Inter-Research > MEPS > v302 > p37-48  
Marine Ecology Progress Series

via Mailchimp

MEPS 302:37-48 (2005)  -  doi:10.3354/meps302037

Conditional mutualism between the giant kelp Macrocystis pyrifera and colonial epifauna

Christopher D. Hepburn*, Catriona L. Hurd

Department of Botany, University of Otago, PO Box 56, Dunedin, New Zealand

ABSTRACT: It is generally considered that colonial invertebrates living on the surfaces of macroalgae have a negative influence on the growth rates and survivorship of their substratum. To date no evidence has been provided from natural macroalgal/epifaunal associations to support this view. We investigated the influence of colonial bryozoans and hydrozoans on the growth rate and nitrogen physiology of their substratum, the giant kelp Macrocystis pyrifera, and the impact of seasonal changes of light and the seawater nitrogen concentration on this relationship. Throughout this study there was no evidence of any negative impact of colonization by either epifaunal group on the growth of M. pyrifera. During a period of low concentrations of inorganic nitrogen in seawater, the growth of M. pyrifera fronds heavily colonized by hydroid colonies was higher than less heavily colonized individuals. During this time hydroids could provide on average between 71 and 122% of the nitrogen required for uptake by tagged M. pyrifera fronds at ambient seawater nitrogen concentrations. Evidence suggests that enhanced growth was caused by the provision of ammonium excreted by the hydroid colonies. Evolutionary pressure to limit the impact of colonization by sessile animals on macroalgae is likely to be exerted on both the algal substratum and the attached animal. We suggest that due to their close relationship this pressure may ultimately result in the development of mutualistic partnerships between algae and specialized sessile seaweed-dwelling fauna in natural associations.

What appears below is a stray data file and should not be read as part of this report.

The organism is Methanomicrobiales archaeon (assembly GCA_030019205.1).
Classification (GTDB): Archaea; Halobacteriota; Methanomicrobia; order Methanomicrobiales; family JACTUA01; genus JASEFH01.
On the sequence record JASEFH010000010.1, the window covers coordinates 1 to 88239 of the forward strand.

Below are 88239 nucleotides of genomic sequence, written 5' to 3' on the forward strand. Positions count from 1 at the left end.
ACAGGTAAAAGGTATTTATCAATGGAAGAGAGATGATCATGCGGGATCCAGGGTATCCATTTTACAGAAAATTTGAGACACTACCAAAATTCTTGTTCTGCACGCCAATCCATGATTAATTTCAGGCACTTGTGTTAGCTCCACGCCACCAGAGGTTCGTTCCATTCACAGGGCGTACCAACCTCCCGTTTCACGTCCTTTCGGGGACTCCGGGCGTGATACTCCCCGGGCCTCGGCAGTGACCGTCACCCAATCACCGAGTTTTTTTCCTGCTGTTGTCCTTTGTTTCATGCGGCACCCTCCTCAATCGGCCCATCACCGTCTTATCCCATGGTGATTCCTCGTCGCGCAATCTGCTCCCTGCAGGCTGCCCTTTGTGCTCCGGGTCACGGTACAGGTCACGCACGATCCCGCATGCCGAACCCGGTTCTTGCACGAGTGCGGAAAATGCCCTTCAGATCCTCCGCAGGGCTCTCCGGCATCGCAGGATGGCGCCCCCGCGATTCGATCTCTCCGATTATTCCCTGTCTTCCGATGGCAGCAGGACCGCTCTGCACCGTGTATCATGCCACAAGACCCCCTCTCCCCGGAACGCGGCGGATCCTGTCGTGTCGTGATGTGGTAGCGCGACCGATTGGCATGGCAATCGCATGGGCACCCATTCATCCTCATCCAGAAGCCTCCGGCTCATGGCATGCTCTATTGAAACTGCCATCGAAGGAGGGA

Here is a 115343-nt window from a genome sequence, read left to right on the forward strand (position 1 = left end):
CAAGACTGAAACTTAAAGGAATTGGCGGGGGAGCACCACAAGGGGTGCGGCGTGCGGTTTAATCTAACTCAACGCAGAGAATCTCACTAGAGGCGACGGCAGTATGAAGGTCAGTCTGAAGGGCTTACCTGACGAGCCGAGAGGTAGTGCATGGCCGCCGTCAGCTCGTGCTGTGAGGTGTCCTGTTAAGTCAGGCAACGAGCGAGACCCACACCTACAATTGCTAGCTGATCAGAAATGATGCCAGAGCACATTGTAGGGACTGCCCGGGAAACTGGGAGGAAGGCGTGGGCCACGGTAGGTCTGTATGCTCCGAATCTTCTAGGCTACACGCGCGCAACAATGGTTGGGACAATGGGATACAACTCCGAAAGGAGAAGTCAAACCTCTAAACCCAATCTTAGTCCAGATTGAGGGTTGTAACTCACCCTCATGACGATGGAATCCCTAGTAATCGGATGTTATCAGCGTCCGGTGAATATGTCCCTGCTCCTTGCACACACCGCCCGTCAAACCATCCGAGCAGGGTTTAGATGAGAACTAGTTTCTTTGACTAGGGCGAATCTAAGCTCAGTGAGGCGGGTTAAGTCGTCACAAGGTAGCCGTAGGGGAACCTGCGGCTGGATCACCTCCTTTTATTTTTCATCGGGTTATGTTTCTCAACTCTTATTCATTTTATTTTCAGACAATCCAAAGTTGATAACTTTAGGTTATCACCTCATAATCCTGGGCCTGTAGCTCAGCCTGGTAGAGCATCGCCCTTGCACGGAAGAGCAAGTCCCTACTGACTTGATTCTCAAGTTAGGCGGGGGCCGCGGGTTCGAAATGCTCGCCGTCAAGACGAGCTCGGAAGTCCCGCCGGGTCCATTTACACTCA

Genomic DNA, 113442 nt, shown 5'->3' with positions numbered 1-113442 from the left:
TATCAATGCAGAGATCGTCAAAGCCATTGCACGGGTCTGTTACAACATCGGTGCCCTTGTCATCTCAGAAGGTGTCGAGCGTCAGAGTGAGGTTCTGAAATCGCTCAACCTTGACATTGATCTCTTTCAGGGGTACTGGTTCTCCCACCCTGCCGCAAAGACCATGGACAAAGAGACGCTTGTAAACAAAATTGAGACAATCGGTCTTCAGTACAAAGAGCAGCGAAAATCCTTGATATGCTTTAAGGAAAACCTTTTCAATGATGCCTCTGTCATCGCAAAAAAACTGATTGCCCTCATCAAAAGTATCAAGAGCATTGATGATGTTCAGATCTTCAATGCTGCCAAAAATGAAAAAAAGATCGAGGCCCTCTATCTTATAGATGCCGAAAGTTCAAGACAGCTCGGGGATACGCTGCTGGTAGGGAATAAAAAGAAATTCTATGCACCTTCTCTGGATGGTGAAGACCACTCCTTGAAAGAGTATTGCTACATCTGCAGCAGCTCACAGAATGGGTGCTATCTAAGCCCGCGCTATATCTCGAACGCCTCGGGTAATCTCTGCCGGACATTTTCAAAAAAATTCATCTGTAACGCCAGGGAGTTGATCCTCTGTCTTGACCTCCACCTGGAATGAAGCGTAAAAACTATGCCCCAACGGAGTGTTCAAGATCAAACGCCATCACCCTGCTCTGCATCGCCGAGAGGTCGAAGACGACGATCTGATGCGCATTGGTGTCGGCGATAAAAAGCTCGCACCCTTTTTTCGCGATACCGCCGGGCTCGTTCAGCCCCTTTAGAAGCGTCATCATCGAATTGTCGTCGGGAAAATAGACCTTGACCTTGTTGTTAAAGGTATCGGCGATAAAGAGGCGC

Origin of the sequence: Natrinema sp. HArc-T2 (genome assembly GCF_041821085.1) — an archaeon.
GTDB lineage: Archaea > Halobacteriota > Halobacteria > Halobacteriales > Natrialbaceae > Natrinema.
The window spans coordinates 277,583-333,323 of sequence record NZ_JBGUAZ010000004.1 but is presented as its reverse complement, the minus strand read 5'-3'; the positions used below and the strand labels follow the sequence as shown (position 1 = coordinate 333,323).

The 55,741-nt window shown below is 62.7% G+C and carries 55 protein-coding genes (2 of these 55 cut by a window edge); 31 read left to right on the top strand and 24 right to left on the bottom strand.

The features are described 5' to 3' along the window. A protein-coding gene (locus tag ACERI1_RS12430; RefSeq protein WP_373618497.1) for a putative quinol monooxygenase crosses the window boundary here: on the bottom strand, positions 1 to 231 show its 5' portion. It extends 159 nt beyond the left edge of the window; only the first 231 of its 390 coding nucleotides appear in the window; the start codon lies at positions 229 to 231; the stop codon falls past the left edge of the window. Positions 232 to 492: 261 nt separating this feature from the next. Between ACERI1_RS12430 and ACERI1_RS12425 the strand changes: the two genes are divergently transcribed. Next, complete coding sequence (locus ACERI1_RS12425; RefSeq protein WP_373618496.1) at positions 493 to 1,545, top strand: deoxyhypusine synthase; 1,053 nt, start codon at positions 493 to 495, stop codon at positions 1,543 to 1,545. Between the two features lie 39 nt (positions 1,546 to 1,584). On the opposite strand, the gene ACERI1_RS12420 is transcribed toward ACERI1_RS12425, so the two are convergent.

KEY WORDS: Mutualism · Kelp · Hydroids · Bryozoans · Epifauna · Nitrogen limitation · Ammonium excretion · Sessile invertebrates

Full text in pdf format